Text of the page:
These nights are hard, but Chamblin says there's one thing to keep in mind — this is temporary. There will be a time that your baby will sleep through the night and not need you so frequently. "Unfortunately, 7 months is an age where so much is changing, almost every day. Restless nights are often the norm and not the exception," she says. "Many parents notice their children are teething, starting to crawl and might even be experiencing separation anxiety. All of these exciting milestones make slumber somewhat challenging." Chamblin says that sometimes babies at this age are more aware of their surroundings and might wake at night to play or need your attention for reassurance. She doesn't recommend ignoring your baby or letting her cry it out, however.
"You may put her to the breast and, if she’s hungry, she will breastfeed for a few minutes and then fall asleep and you will be able to lay her down. Or, you may choose to hold her and soothe her with your voice, then try to lay her back down and pat her back to relax her," Chamblin says. "Cereal in a bottle with breast milk will not help your daughter sleep longer (consider that myth debunked). If she is comfort nursing, there might be some behavioral interventions to consider to break the habit."
6. Fenugreek Causing Gas
My daughter is 3 weeks old and we have been struggling with low milk supply and her weight gain. The lactation consultant at the pediatrician told me to start taking fenugreek — three capsules four times a day. I haven't noticed a big change in my supply, but the last three days I have noticed myself and the baby to be much more gassy, and her bowel movements have changed from four to five per day, to now only once in a three day period. Mylicon seems to help her gas, but I'm wondering if it could be the fenugreek. Ever heard of this causing gas and constipation?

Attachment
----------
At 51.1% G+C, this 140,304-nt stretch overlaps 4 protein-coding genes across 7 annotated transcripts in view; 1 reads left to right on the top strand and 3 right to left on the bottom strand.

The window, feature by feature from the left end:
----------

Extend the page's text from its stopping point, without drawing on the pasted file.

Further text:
"Despite herbal remedies such as fenugreek being recommended by health professionals, they ought to be used with caution," Chamblin says. "Reported side effects are rare, but include maple-like odor in sweat, milk, and urine, diarrhea, and increased asthmatic symptoms. Reach out to your lactation consultant or provider for guidance."
7. Baby Nursing Off Of Nipple Instead Of Entire Breast
I have a 10-month-old that is breastfed, but also eats solids. For the past two and a half months, she's been pushing off me and trying to just feed off the nipple. I thought it was teething and then an ear infection, but ear is healed and it's going on too long now. I don't want to stop nursing, but it's agony. Do you have any suggestions on how I can make this stop? Or at least how to heal my nipples?
"This behavior may be signs that your baby is weaning from breastfeeding, called self-weaning," Chamblin says. "She is becoming more active and interested in her surroundings. A few suggestions to maintain her breastfeeding interest may be to offer your breast before feeding her solids, rather than solids first. You also may want to try to breastfeed in a quiet area of your home that limits the amount of distractions. Sometimes this isn’t possible with a family, but your baby will show an interest to continue breastfeeding when she’s hungry, and if your supply has been maintained." Chamblin also recommends bringing your baby to your breast before mealtimes, nap times, and bedtime. If she doesn't show an interest or gives up after a few minutes, don't force her to stay on the breast. Chamblin says you can let her explore a bit.